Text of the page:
I’ve noticed, on social media, that feminism is becoming increasingly cited as both a valiant cause and the root of all evil.
For example, the view that feminism fights for equality for all is valiant. The view that women are not to be treated as a lower class is man hating vitriol.
If you think that’s an exaggeration, spend a day looking at Caroline CriadoPerez’s twitter feed – @CCriadoPerez. Recognise the name? She is the ‘man-hating’ ‘imagine the worst insult’ woman who dared to suggest that a female should appear on a British bank note.
As a result of her suggestion, she received suggestions that she should take her own life, have a good seeing to and die a slow and painful death. There were many more vile trolls involved but, she did receive some justice when the police became involved.
This situation led me to question my position. Was I incensed that people didn’t agree that a woman should be represented on our currency. In short, no. What did annoy me was that, a person could be abused for being female and for having an opinion. You may be interested to know that one of the prosecuted trolls was a woman.
This brings me to my evaluation of how I view female equality.
For me, feminism is actually a term for equal rights; I am a woman and wish to be treated equally where equality exists.
If I apply for a job or fulfill a role where I am equally able to perform as a male candidate, I want to be judged on my ability; not my age, gender, clothing size or mobility.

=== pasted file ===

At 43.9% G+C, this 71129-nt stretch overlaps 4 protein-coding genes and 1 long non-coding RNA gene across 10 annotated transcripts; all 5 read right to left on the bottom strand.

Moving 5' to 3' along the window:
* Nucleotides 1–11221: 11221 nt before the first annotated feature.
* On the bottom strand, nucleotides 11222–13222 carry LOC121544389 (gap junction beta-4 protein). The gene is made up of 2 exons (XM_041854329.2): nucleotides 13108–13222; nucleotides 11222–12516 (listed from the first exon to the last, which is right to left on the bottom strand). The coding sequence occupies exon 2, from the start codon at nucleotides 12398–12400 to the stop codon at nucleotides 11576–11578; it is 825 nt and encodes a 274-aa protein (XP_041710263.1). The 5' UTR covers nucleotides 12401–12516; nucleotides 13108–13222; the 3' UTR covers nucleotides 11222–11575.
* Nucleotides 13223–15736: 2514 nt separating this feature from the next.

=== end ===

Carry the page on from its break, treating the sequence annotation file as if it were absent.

I don’t want to be a tick in a box that says the quota of female or disabled or plus-size employees has been met in-line with that company’s equal opportunities policy. I also don’t want to lose out on a job because those boxes don’t need ticking.
There are some elements of feminism that I don’t agree with…
These are the elements that contradict good manners and or common sense.
Hold the door open for me as that is what I would do for you.
Offer to carry something for me if I seem to be struggling, I’d help you.
Offer me your seat if you are more able to stand, I recognise that there are people worse off than I am.
Talk to me, I’m chatty and often crave company.
Some jobs are better suited to others. I could not work at height, stand for very long, carry a hod of bricks or carry multiple plates in a restaurant. My list goes on.
There are many people who excel at jobs that I could not do. This has no bearing on their sexuality, their heritage or anything else other than their ability. I am not offended that I would not be offered jobs of this nature.
Women in the workplace
are faced with all manner of prejudice so, let’s work on making sure that equal representation comes from ability and brings equal earnings. Don’t put a woman on the board just because she’s a woman. Don’t exclude her, just because she’s a woman. Stop ticking boxes and start valuing the workforce. The whole workforce.
One thing that I find most distasteful is what I call sister bashing and it is represented as the female troll in court, as above.
I truly believe that one gets more out of life from building up others than from beating them down ( I speak metaphorically not literally). British people often support the underdog and that, for me, is fabulous but, how quickly do we turn?
Susan Boyle was an internet sensation. An overnight success across the world. She was the darling of Britain’s Got Talent and my, we did enjoy seeing the smug grin wiped off Simon Cowell‘s face. However, what did we do? We allowed the gutter press to probe and dig into her background, identify her weaknesses and push her to a very public breakdown. Why? I have no clue.
We should celebrate our quirks. Love each other. Speak only kindly. Help where we can. We shouldn’t judge nor be prepared to hear or read unkindness.
My Nana told me to judge people on how they treat me.
Was she a feminist? No, she was just the kindest woman I ever met.
So, am I a feminist? You tell me.